This post is dedicated to my beloved father Leonard Ross
July 16, 1934-February 5, 2017
When my Dad passed away a few weeks ago I was grateful: He lived long enough to see the dawn of a New Year. He was able to have his Thanksgiving Dinner, his Christmas dinner, his New Year’s fireworks and even his beloved Superbowl. He said his hellos and goodbyes. He lived purposefully and died peacefully. It has been a privilege to love him and to know him.
The Opening Door
When one door closes, another opens they say. I hope so. This has been a surreal time in my life. I’m trying to find my moorings in shifting sands. And I’m not used to feeling this level of insecurity. It is palpable.
My father, an inventor among other things, used to say he got every morning and challenged himself with what he wanted to accomplish that day. This ritual sustained him through a lifetime of successful and not-so-successful missions and adventures. And in my mind that is the backbone of any fact-finding endeavor, any justice-seeking vocation. You don’t have to be a big splashy player to be heard…sometimes you just have to set an intention to be heard and let others find you. It is now that I listen to the lessons of my parent who looked toward each day as an opportunity to bring more love, more discovery, more understanding into his day-to-day living. Now, as I look in the mirror, my daily question becomes, “How can I make a difference?”
Looking Forward to the Past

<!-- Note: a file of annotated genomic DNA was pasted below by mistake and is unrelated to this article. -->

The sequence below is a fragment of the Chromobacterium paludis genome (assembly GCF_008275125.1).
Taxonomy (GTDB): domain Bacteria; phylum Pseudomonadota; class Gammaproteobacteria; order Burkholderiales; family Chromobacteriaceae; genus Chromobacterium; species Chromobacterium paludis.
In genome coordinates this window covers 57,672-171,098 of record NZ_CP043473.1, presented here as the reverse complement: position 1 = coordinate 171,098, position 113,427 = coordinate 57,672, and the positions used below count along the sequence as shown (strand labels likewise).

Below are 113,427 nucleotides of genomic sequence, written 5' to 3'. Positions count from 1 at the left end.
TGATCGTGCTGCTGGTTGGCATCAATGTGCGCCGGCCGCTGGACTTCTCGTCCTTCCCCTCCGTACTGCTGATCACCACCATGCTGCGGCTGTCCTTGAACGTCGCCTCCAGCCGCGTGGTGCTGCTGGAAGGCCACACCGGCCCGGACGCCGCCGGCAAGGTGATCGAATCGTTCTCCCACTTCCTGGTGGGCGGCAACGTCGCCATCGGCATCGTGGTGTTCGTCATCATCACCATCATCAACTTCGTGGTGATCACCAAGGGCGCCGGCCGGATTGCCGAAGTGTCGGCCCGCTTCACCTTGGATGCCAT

One thing that grounds me in times like these is to review moments in history. Over the last several years, I’ve become a big documentary fan, gravitating toward stories of people whose singular lives have impacted the lives of others.
Recently, I had the opportunity to screen I Am Not Your Negro and The Lost City of the Monkey God. Two more different films you will never find. One is the biography of the brilliant, once famed but now fading in history story, of James Baldwin told in his own voice. The second is a post-production wildlife documentary film based on a best-selling true story about a group of adventurers led by Steve Elkins, a cinematographer and explorer, and Doug Preston, author and writer for The New Yorker. Together they assembled a quasi-professional team of rogue cinematographers, researchers and archaeologists and spent a couple of decades trying to penetrate seemingly impenetrable jungles in Honduras and Nicaragua. Complete with a mysterious malediction, the story follows them through to a discovery filled with artifacts from a long-lost indigenous civilization…and then a quasi-personal tragedy as they experience first-hand the real-life, deadly “curse”that wiped out an entire population.
In my mind, it’s not such a stretch to draw comparisons between the subjects of these films. Both are personal stories. Both illustrate the struggle of people trying to enact change in circumstances where the odds were against them. The through-thread for me is the passion and persistence in Baldwin’s voice as he writes to find the truth while Elkins and Preston used technology and the media to uncover not only intellectual truths but also definitive, concrete results.